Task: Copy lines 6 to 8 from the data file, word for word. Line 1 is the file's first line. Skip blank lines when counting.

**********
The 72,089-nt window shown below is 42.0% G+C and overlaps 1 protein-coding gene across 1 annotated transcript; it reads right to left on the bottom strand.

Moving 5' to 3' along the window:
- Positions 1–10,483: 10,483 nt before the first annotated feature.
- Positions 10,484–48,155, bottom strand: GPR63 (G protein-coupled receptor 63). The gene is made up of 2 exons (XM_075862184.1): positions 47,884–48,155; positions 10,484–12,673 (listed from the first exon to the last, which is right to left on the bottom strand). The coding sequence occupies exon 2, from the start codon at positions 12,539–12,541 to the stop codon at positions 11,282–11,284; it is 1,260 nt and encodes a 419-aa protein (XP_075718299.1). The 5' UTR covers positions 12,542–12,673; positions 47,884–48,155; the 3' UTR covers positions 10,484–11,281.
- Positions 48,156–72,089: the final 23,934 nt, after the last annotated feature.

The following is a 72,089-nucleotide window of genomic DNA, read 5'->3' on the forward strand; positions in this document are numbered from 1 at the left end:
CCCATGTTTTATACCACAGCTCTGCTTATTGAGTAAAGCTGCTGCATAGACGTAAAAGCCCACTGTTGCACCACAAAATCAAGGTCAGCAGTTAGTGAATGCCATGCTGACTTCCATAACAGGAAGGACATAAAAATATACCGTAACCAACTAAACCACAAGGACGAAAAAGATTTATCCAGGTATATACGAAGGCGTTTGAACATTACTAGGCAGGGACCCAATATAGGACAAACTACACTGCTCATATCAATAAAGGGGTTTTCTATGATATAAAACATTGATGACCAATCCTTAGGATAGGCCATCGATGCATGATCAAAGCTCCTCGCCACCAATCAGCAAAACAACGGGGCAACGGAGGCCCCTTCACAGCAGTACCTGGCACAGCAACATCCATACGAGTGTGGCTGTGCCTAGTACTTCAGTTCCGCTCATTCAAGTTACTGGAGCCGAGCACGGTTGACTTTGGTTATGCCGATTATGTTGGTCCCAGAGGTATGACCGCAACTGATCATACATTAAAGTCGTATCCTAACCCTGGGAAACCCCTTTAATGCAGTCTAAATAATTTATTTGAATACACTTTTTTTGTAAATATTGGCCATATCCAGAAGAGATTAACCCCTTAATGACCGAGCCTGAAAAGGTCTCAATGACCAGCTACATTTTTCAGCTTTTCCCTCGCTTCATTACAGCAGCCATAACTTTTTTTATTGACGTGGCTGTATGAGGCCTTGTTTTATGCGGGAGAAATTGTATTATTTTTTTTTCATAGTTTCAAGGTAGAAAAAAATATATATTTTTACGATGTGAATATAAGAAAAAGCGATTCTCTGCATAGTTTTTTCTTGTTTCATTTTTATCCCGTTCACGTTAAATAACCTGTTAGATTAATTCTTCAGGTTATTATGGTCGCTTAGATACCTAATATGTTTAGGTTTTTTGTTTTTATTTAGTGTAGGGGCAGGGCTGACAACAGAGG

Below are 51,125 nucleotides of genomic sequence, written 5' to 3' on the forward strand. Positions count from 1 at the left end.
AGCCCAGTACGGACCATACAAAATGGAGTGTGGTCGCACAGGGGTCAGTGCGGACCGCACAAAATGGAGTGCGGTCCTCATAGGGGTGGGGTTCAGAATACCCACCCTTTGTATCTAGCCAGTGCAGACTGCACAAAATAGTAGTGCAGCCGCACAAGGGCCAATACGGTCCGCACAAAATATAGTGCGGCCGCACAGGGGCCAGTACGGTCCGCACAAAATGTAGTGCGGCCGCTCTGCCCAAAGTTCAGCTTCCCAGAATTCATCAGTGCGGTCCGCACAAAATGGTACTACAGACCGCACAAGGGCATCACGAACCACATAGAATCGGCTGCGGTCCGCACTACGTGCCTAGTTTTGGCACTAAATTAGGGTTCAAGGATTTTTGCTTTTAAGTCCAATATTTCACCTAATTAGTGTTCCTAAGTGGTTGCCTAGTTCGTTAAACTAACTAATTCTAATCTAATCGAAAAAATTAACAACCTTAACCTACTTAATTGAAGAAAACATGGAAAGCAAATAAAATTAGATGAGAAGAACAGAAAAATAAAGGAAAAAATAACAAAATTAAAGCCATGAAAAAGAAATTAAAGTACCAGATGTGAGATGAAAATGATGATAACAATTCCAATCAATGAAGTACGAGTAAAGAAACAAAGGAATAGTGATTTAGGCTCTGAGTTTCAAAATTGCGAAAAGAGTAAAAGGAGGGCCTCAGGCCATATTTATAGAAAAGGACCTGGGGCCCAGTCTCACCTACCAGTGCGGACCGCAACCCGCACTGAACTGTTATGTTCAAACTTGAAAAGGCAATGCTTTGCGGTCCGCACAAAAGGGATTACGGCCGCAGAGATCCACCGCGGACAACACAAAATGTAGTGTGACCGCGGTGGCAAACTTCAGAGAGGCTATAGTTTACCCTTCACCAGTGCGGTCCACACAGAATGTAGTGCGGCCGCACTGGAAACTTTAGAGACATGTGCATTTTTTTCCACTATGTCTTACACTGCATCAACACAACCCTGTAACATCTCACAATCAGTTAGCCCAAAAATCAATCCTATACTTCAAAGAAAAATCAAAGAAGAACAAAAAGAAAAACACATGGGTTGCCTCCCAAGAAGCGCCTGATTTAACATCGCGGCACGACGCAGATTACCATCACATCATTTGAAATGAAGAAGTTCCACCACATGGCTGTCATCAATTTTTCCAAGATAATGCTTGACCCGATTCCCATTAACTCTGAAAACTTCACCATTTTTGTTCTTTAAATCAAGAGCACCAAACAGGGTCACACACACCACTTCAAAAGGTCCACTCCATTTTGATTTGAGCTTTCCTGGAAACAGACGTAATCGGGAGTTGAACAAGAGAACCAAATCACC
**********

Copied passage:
The following is a 72,089-nucleotide window of genomic DNA, read 5'->3' on the forward strand; positions in this document are numbered from 1 at the left end:
CCCATGTTTTATACCACAGCTCTGCTTATTGAGTAAAGCTGCTGCATAGACGTAAAAGCCCACTGTTGCACCACAAAATCAAGGTCAGCAGTTAGTGAATGCCATGCTGACTTCCATAACAGGAAGGACATAAAAATATACCGTAACCAACTAAACCACAAGGACGAAAAAGATTTATCCAGGTATATACGAAGGCGTTTGAACATTACTAGGCAGGGACCCAATATAGGACAAACTACACTGCTCATATCAATAAAGGGGTTTTCTATGATATAAAACATTGATGACCAATCCTTAGGATAGGCCATCGATGCATGATCAAAGCTCCTCGCCACCAATCAGCAAAACAACGGGGCAACGGAGGCCCCTTCACAGCAGTACCTGGCACAGCAACATCCATACGAGTGTGGCTGTGCCTAGTACTTCAGTTCCGCTCATTCAAGTTACTGGAGCCGAGCACGGTTGACTTTGGTTATGCCGATTATGTTGGTCCCAGAGGTATGACCGCAACTGATCATACATTAAAGTCGTATCCTAACCCTGGGAAACCCCTTTAATGCAGTCTAAATAATTTATTTGAATACACTTTTTTTGTAAATATTGGCCATATCCAGAAGAGATTAACCCCTTAATGACCGAGCCTGAAAAGGTCTCAATGACCAGCTACATTTTTCAGCTTTTCCCTCGCTTCATTACAGCAGCCATAACTTTTTTTATTGACGTGGCTGTATGAGGCCTTGTTTTATGCGGGAGAAATTGTATTATTTTTTTTTCATAGTTTCAAGGTAGAAAAAAATATATATTTTTACGATGTGAATATAAGAAAAAGCGATTCTCTGCATAGTTTTTTCTTGTTTCATTTTTATCCCGTTCACGTTAAATAACCTGTTAGATTAATTCTTCAGGTTATTATGGTCGCTTAGATACCTAATATGTTTAGGTTTTTTGTTTTTATTTAGTGTAGGGGCAGGGCTGACAACAGAGG

Below are 51,125 nucleotides of genomic sequence, written 5' to 3' on the forward strand. Positions count from 1 at the left end.